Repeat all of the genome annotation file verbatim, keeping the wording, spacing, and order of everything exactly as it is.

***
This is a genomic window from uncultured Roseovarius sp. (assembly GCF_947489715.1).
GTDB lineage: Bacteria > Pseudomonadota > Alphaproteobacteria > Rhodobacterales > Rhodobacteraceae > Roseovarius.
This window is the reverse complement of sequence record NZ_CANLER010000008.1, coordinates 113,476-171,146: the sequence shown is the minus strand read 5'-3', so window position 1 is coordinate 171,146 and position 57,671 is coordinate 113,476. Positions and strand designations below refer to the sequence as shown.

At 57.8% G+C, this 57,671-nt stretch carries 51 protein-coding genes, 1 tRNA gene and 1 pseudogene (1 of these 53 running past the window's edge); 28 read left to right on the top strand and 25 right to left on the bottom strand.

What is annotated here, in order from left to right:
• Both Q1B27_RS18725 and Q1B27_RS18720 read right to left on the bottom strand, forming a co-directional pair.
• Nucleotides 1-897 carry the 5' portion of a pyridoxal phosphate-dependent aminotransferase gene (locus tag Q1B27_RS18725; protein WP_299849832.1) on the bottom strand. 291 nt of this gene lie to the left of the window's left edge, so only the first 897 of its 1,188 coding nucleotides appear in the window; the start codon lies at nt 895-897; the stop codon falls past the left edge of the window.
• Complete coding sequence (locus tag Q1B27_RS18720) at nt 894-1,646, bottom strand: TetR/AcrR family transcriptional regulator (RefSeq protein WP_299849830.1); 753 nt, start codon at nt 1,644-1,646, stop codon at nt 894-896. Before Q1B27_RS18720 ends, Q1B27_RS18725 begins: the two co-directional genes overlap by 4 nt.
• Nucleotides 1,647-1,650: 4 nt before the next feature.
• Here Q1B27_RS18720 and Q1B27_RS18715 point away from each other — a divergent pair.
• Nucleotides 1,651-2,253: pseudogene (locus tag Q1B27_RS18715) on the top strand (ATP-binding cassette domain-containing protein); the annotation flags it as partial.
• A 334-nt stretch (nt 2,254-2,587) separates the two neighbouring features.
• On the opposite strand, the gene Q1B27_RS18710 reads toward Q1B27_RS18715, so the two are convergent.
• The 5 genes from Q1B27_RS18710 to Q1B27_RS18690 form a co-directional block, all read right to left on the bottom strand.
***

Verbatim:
This is a genomic window from uncultured Roseovarius sp. (assembly GCF_947489715.1).
GTDB lineage: Bacteria > Pseudomonadota > Alphaproteobacteria > Rhodobacterales > Rhodobacteraceae > Roseovarius.
This window is the reverse complement of sequence record NZ_CANLER010000008.1, coordinates 113,476-171,146: the sequence shown is the minus strand read 5'-3', so window position 1 is coordinate 171,146 and position 57,671 is coordinate 113,476. Positions and strand designations below refer to the sequence as shown.

At 57.8% G+C, this 57,671-nt stretch carries 51 protein-coding genes, 1 tRNA gene and 1 pseudogene (1 of these 53 running past the window's edge); 28 read left to right on the top strand and 25 right to left on the bottom strand.

What is annotated here, in order from left to right:
• Both Q1B27_RS18725 and Q1B27_RS18720 read right to left on the bottom strand, forming a co-directional pair.
• Nucleotides 1-897 carry the 5' portion of a pyridoxal phosphate-dependent aminotransferase gene (locus tag Q1B27_RS18725; protein WP_299849832.1) on the bottom strand. 291 nt of this gene lie to the left of the window's left edge, so only the first 897 of its 1,188 coding nucleotides appear in the window; the start codon lies at nt 895-897; the stop codon falls past the left edge of the window.
• Complete coding sequence (locus tag Q1B27_RS18720) at nt 894-1,646, bottom strand: TetR/AcrR family transcriptional regulator (RefSeq protein WP_299849830.1); 753 nt, start codon at nt 1,644-1,646, stop codon at nt 894-896. Before Q1B27_RS18720 ends, Q1B27_RS18725 begins: the two co-directional genes overlap by 4 nt.
• Nucleotides 1,647-1,650: 4 nt before the next feature.
• Here Q1B27_RS18720 and Q1B27_RS18715 point away from each other — a divergent pair.
• Nucleotides 1,651-2,253: pseudogene (locus tag Q1B27_RS18715) on the top strand (ATP-binding cassette domain-containing protein); the annotation flags it as partial.
• A 334-nt stretch (nt 2,254-2,587) separates the two neighbouring features.
• On the opposite strand, the gene Q1B27_RS18710 reads toward Q1B27_RS18715, so the two are convergent.
• The 5 genes from Q1B27_RS18710 to Q1B27_RS18690 form a co-directional block, all read right to left on the bottom strand.